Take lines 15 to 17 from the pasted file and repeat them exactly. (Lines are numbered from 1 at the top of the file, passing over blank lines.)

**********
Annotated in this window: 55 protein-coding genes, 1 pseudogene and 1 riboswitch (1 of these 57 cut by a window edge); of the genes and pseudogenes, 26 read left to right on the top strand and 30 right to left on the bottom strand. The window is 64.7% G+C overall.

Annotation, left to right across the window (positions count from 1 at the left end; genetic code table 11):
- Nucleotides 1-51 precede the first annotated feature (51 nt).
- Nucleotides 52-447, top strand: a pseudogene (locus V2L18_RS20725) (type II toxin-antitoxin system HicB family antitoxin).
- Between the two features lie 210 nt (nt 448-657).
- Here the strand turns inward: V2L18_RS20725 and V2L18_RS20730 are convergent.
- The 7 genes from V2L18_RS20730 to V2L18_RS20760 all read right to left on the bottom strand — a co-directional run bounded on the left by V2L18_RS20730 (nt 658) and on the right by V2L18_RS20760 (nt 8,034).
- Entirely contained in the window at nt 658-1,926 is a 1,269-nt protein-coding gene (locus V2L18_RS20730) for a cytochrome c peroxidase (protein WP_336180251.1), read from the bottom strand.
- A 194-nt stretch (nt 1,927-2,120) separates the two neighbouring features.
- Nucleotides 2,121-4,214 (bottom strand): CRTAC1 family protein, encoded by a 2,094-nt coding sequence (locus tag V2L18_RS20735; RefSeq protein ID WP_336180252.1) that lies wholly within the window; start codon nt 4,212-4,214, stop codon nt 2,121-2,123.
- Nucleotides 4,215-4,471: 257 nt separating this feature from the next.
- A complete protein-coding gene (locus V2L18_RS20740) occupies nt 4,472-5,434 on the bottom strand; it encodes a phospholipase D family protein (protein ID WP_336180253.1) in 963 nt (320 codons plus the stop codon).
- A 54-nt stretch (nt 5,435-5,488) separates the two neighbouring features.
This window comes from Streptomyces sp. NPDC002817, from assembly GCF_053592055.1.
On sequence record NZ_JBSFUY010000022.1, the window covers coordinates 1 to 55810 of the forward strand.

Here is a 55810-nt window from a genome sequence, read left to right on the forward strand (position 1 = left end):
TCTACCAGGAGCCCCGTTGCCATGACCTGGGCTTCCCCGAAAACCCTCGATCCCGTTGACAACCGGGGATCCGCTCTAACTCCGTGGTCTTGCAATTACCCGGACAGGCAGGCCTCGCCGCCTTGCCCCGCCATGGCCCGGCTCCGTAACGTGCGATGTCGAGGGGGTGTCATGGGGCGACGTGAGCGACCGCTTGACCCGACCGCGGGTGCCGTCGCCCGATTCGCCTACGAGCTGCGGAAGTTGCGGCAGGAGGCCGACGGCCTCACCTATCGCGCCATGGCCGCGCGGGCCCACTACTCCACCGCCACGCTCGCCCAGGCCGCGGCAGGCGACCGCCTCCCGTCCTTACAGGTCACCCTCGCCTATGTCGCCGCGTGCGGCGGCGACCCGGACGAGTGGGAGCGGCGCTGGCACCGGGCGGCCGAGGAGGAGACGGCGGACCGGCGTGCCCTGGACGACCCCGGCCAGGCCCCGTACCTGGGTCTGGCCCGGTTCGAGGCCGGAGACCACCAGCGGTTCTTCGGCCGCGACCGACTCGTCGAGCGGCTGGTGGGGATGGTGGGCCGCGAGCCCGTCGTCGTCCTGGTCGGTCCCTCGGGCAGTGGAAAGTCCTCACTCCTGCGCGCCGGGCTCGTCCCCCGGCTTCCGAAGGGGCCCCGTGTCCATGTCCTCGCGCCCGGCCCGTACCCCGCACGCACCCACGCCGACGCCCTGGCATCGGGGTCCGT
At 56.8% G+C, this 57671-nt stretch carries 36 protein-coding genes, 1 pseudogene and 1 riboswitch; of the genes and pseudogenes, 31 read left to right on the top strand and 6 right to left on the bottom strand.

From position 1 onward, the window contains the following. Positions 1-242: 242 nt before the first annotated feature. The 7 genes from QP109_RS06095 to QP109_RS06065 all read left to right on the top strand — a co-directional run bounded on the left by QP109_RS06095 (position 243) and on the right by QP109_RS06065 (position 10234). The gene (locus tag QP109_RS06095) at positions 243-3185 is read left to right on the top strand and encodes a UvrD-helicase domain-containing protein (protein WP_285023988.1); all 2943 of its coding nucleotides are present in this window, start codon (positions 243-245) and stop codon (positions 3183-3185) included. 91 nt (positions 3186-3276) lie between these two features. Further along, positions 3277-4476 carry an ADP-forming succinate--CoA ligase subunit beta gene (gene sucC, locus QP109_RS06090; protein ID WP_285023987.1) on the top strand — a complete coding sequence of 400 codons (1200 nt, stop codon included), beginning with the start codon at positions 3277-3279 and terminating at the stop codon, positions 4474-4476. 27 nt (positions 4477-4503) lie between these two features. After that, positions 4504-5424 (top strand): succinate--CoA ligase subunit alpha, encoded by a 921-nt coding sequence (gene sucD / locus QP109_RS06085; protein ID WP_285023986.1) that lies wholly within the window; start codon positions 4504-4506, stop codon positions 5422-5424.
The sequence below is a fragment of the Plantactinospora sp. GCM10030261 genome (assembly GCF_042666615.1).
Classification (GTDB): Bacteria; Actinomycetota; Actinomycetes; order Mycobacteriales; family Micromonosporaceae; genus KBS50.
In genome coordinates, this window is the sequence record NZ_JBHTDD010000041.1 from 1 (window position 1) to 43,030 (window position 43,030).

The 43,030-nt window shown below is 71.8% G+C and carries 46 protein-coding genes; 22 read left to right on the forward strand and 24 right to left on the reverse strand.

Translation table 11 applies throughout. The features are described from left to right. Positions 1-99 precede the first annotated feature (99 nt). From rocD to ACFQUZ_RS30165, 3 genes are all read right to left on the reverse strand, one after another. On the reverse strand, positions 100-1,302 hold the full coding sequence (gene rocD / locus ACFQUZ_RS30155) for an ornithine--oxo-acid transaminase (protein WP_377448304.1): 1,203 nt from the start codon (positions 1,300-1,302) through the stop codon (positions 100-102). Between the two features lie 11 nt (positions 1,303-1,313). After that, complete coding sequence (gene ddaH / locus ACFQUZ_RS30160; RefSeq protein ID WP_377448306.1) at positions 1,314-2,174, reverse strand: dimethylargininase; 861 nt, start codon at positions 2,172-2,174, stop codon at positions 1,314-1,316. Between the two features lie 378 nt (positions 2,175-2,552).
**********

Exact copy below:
On sequence record NZ_JBSFUY010000022.1, the window covers coordinates 1 to 55810 of the forward strand.

Here is a 55810-nt window from a genome sequence, read left to right on the forward strand (position 1 = left end):
TCTACCAGGAGCCCCGTTGCCATGACCTGGGCTTCCCCGAAAACCCTCGATCCCGTTGACAACCGGGGATCCGCTCTAACTCCGTGGTCTTGCAATTACCCGGACAGGCAGGCCTCGCCGCCTTGCCCCGCCATGGCCCGGCTCCGTAACGTGCGATGTCGAGGGGGTGTCATGGGGCGACGTGAGCGACCGCTTGACCCGACCGCGGGTGCCGTCGCCCGATTCGCCTACGAGCTGCGGAAGTTGCGGCAGGAGGCCGACGGCCTCACCTATCGCGCCATGGCCGCGCGGGCCCACTACTCCACCGCCACGCTCGCCCAGGCCGCGGCAGGCGACCGCCTCCCGTCCTTACAGGTCACCCTCGCCTATGTCGCCGCGTGCGGCGGCGACCCGGACGAGTGGGAGCGGCGCTGGCACCGGGCGGCCGAGGAGGAGACGGCGGACCGGCGTGCCCTGGACGACCCCGGCCAGGCCCCGTACCTGGGTCTGGCCCGGTTCGAGGCCGGAGACCACCAGCGGTTCTTCGGCCGCGACCGACTCGTCGAGCGGCTGGTGGGGATGGTGGGCCGCGAGCCCGTCGTCGTCCTGGTCGGTCCCTCGGGCAGTGGAAAGTCCTCACTCCTGCGCGCCGGGCTCGTCCCCCGGCTTCCGAAGGGGCCCCGTGTCCATGTCCTCGCGCCCGGCCCGTACCCCGCACGCACCCACGCCGACGCCCTGGCATCGGGGTCCGT